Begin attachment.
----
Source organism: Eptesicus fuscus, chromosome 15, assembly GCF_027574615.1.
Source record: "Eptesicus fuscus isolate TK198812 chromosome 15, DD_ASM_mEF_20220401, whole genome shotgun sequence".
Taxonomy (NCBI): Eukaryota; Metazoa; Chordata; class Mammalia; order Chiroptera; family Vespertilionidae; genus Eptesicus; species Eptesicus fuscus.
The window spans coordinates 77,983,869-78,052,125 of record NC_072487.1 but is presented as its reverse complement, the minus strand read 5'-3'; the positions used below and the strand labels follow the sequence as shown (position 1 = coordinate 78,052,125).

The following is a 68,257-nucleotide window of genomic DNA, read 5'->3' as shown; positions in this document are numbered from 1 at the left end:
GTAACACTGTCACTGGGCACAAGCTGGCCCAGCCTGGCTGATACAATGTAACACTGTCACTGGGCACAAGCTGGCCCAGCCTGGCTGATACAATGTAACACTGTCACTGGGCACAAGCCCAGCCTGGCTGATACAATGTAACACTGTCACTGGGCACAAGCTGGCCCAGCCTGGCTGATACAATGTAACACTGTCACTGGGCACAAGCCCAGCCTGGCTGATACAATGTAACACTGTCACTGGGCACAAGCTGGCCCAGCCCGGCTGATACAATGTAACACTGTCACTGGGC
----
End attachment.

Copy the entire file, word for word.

Source organism: Eptesicus fuscus, chromosome 15, assembly GCF_027574615.1.
Source record: "Eptesicus fuscus isolate TK198812 chromosome 15, DD_ASM_mEF_20220401, whole genome shotgun sequence".
Taxonomy (NCBI): Eukaryota; Metazoa; Chordata; class Mammalia; order Chiroptera; family Vespertilionidae; genus Eptesicus; species Eptesicus fuscus.
The window spans coordinates 77,983,869-78,052,125 of record NC_072487.1 but is presented as its reverse complement, the minus strand read 5'-3'; the positions used below and the strand labels follow the sequence as shown (position 1 = coordinate 78,052,125).

The following is a 68,257-nucleotide window of genomic DNA, read 5'->3' as shown; positions in this document are numbered from 1 at the left end:
GTAACACTGTCACTGGGCACAAGCTGGCCCAGCCTGGCTGATACAATGTAACACTGTCACTGGGCACAAGCTGGCCCAGCCTGGCTGATACAATGTAACACTGTCACTGGGCACAAGCCCAGCCTGGCTGATACAATGTAACACTGTCACTGGGCACAAGCTGGCCCAGCCTGGCTGATACAATGTAACACTGTCACTGGGCACAAGCCCAGCCTGGCTGATACAATGTAACACTGTCACTGGGCACAAGCTGGCCCAGCCCGGCTGATACAATGTAACACTGTCACTGGGC